THE SECRET INGREDIENT in Rioja and an array of Iberian reds, Tempranillo is widely grown throughout the peninsula, especially the north. Voraciously displacing Garnacha, Bobal and Monastrell as consumers have come to know and love it, it has become Spain’s most-planted variety. The New World – Australia and California particularly – grows a fair bit. Spanish producers have of late aped their overseas counterparts by placing the word Tempranillo prominently on the front label, alongside the regional name.
Viticulturally, Tempranillo both buds and ripens early (the name means “early little one”), a useful habit in Rioja, where the growing season isn’t long. Its precocious budding makes it vulnerable to spring frosts, however. Like many grapes, it prefers limestone soils. Its thick-skinned berries give wines of very deep colour. The alcohol rarely gets too high, even in warmer spots, and acidity is never excessive.
Tempranillo has a long association with oak barrels, often American but these days as likely to be French. In fact it is not naturally as aromatically expressive as many other grapes, and much of its attractive organoleptic character stems from its seasoning in wood.
A versatile fellow, Tempranillo can make light, young berryish reds (often indicated with Joven or Crianza) as well as more ageworthy, oaked offerings (Reserva, Gran Reserva) with a patina of vanilla, liquorice and tobacco overlaying the fruit notes. Often bottled on its own, it is also commonly blended with Garnacha, Mazuelo (Carignan), Cabernet, Merlot and others.
It isn’t unusual for a wine grape to trade under different names but Tempranillo stands out for the number of commonly-used synonyms it employs. These include Tinta de Toro (used in Toro), Tinta del Pais (Duero), Tinto Fino (widespread), Ull de Llebre (Catalonia), Cencibel (La Mancha) and Aragonez / Tinta Roriz in Portugal.
Por Dios! Let’s just stick with Tempranillo.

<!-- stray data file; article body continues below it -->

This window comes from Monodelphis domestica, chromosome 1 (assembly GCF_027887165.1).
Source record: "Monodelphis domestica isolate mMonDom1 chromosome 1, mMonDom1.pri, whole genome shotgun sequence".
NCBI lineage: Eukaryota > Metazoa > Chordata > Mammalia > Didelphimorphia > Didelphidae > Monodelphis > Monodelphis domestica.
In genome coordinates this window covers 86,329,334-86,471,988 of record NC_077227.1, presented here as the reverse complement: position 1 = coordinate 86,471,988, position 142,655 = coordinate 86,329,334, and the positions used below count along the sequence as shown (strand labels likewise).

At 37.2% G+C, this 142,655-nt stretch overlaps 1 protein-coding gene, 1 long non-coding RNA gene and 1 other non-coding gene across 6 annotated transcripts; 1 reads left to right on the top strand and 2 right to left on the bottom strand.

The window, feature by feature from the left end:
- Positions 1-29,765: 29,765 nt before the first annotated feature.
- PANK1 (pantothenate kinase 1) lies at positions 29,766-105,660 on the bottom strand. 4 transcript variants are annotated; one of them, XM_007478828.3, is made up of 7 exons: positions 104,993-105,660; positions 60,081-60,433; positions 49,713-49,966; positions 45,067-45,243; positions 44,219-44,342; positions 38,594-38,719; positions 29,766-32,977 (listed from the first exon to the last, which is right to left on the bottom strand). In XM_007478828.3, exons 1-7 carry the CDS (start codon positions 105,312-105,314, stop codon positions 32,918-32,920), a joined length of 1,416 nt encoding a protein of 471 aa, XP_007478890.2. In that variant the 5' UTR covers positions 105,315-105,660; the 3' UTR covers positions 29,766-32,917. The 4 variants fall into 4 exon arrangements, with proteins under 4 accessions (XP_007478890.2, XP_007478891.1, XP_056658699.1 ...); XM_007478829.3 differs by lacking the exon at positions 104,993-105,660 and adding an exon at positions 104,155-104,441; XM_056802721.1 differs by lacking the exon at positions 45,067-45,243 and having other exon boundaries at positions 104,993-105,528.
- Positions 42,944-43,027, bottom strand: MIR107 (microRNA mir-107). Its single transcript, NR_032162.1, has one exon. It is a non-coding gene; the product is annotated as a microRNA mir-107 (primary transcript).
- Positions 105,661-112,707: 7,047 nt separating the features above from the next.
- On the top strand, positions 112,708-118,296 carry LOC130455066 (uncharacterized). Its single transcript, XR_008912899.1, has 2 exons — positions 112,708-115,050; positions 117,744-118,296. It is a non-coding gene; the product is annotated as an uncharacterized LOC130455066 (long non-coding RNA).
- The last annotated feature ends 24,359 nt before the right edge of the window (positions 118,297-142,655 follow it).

Five to try
Promesa Tempranillo 2012 (Jumilla)
Made in a youthful, light style, this stainless-steel fermented Tempranillo shows attractive red fruit aromas, with a juicy palate of cherry, spice and plum. Easy going tannins and a fresh finish. Chill lightly and enjoy on its own or with canapés.
La Hoja Rioja Alavesa 2012 (Rioja)
Vibrant and vivacious, with lifted aromas of cool raspberries, kirsch and violet. Silky, lithe palate with clean acidity, medium weight and pure, berry-fruit flavours. Superb example of un-wooded Rioja! Try with grilled lamb chops and chilli jam.
Eduardo Bermejo Tinto 2010 (Valencia)
Winemaker Toni Arraez, who trained in swanky Ribera del Duero, has crafted a voluptuous, round wine from old, bush-trained Tempranillo vines in the hot, arid Levante. Lush flavours of raspberry pie abound!
Lar de Paula Rioja Crianza 2009 (Rioja)
“A lifted mulberry, sloe and bay leaf scented bouquet with a dash of white pepper. Well-balanced, with a rounded, sensual finish that offers touches of pepper and burnt toast. This is a very fine Crianza.” – Neal Martin, The Wine Advocate.
Finca Muñoz Cepas Viejas 2009 (Castilla)
From 100 year-old vines, a plush and rewarding Tempranillo that is matured for 12 months in new oak barrels. Savoury, complex and reminiscent of black cherry liqueur, leather, muscovado and bay. Polished, suave tannins and a luscious, decadent mouthfeel. Decant for an hour and enjoy with Beef Wellington.
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